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Statistical Discrimination with Peer Effects: Can Integration Eliminate Negative Stereotypes?

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  • Shubham Chaudhuri
  • Rajiv Sethi

Abstract

We introduce peer effects in the costs of human capital acquisition into a model of statistical discrimination in labour markets. This creates a link between the level of segregation in social networks and racial disparities in job assignment and wages. We show that this relationship is characterized by discontinuities: there is a threshold level of segregation below which negative stereotypes become unsustainable, and steady-state skill levels can change dramatically. This change can work in either direction: skill levels may either rise or fall in both groups. Which of these outcomes arises depends on the population share of the disadvantaged group and on the distribution of the costs of human capital investments. We also examine the effects of affirmative action policies in the presence of peer effects and provide conditions under which such policies eliminate negative stereotypes. Copyright 2008, Wiley-Blackwell.

Suggested Citation

  • Shubham Chaudhuri & Rajiv Sethi, 2008. "Statistical Discrimination with Peer Effects: Can Integration Eliminate Negative Stereotypes?," Review of Economic Studies, Oxford University Press, vol. 75(2), pages 579-596.
  • Handle: RePEc:oup:restud:v:75:y:2008:i:2:p:579-596
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    File URL: http://hdl.handle.net/10.1111/j.1467-937X.2008.00468.x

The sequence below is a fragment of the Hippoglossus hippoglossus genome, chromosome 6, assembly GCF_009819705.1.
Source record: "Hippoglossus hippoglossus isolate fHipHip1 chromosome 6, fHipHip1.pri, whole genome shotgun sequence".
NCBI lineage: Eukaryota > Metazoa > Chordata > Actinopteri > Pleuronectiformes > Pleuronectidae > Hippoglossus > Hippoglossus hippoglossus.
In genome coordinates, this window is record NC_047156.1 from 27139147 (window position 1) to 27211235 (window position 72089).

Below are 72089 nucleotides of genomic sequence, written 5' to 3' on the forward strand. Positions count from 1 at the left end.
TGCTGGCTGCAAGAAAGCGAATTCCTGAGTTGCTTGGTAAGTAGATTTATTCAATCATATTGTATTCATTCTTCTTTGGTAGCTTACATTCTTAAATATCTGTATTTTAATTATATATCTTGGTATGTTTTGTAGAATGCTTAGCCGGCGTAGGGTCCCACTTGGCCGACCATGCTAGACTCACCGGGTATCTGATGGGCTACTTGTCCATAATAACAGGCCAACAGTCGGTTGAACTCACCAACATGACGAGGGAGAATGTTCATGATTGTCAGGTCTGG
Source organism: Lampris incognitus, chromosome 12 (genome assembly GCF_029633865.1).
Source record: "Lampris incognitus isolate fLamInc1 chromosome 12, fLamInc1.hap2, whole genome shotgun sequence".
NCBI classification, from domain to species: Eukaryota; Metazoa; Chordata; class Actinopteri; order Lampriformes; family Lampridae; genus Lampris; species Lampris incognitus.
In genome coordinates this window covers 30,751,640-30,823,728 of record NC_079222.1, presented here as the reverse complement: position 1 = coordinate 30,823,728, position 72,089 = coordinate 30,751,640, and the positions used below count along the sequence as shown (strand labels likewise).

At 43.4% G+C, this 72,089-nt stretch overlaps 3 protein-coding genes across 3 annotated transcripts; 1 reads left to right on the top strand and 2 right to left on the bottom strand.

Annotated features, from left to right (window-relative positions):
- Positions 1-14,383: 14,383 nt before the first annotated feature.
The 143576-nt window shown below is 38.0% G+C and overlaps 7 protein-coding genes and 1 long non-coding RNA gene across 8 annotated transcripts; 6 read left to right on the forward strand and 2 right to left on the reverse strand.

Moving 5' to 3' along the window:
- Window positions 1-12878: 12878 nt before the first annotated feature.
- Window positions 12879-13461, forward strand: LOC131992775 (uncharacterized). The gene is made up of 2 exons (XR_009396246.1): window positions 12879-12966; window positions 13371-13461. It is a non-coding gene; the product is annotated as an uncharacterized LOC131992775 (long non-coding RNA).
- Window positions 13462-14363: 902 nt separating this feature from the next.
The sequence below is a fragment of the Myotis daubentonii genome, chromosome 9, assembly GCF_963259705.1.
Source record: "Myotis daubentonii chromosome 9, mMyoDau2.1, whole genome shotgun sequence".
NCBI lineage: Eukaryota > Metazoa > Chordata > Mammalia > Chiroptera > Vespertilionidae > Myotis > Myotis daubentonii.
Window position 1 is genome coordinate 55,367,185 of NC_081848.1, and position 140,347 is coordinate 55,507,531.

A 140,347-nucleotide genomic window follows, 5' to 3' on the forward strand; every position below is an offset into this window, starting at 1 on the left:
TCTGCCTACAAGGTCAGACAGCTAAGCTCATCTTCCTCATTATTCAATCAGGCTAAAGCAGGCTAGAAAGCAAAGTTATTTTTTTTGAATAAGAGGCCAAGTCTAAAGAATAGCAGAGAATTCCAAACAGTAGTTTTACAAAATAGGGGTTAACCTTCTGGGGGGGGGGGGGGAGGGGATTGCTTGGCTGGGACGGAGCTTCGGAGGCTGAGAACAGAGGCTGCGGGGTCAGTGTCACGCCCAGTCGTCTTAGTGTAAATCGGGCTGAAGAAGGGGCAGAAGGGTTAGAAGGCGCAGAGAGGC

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    Citations

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    Cited by:

    1. Amine Ouazad & Romain Rancière, 2016. "Credit Standards and Segregation," The Review of Economics and Statistics, MIT Press, vol. 98(5), pages 880-896, December.
    2. Kim, Young Chul, 2009. "Group Reputation and the Endogenous Group Formation," MPRA Paper 18575, University Library of Munich, Germany.
    3. Kim, Young Chul & Loury, Glenn, 2009. "Group Reputation and the Dynamics of Statistical Discrimination," MPRA Paper 18765, University Library of Munich, Germany.
    4. Samuel Bowles & Glenn C. Loury & Rajiv Sethi, 2014. "Group Inequality," Journal of the European Economic Association, European Economic Association, vol. 12(1), pages 129-152, February.
    5. Rajiv Sethi & Muhamet Yildiz, 2012. "Public Disagreement," American Economic Journal: Microeconomics, American Economic Association, vol. 4(3), pages 57-95, August.
    6. repec:eee:jeborg:v:136:y:2017:i:c:p:141-160 is not listed on IDEAS
    7. Kim, Young-Chul & Loury, Glenn, 2012. "Collective Reputation and the Dynamics of Statistical Discrimination," MPRA Paper 54950, University Library of Munich, Germany, revised 31 Mar 2014.
    8. Lily Hu & Yiling Chen, 2017. "A Short-term Intervention for Long-term Fairness in the Labor Market," Papers 1712.00064, arXiv.org, revised Feb 2018.
    9. Seung Han Yoo, 2013. "A Theory of Group Inequality," Discussion Paper Series 1309, Institute of Economic Research, Korea University.
    10. Kim, Young Chul, 2009. "Lifetime Network Externality and the Dynamics of Group Inequality," MPRA Paper 18767, University Library of Munich, Germany.
    11. Sue H. Mialon & Seung Han Yoo, 2014. "Employers' Preference for Discrimination," Emory Economics 1402, Department of Economics, Emory University (Atlanta).
    12. Wido Geis, 2010. "High Unemployment in Germany: Why do Foreigners Suffer Most?," ifo Working Paper Series 90, ifo Institute - Leibniz Institute for Economic Research at the University of Munich.
    13. O'Flaherty, Brendan & Sethi, Rajiv, 2008. "Racial stereotypes and robbery," Journal of Economic Behavior & Organization, Elsevier, vol. 68(3-4), pages 511-524, December.
    14. Alexandre, Michel, 2011. "Endogenous categorization and group inequality," MPRA Paper 33239, University Library of Munich, Germany.
    15. O'Flaherty, Brendan & Sethi, Rajiv, 2010. "Homicide in black and white," Journal of Urban Economics, Elsevier, vol. 68(3), pages 215-230, November.
    16. Araujo, Luis & Minetti, Raoul, 2011. "Knowledge sharing and the dynamics of social capital," European Economic Review, Elsevier, vol. 55(8), pages 1109-1119.
    17. Sikdar, Shiva, 2015. "On efforts in teams with stereotypes," Economics Letters, Elsevier, vol. 137(C), pages 203-207.

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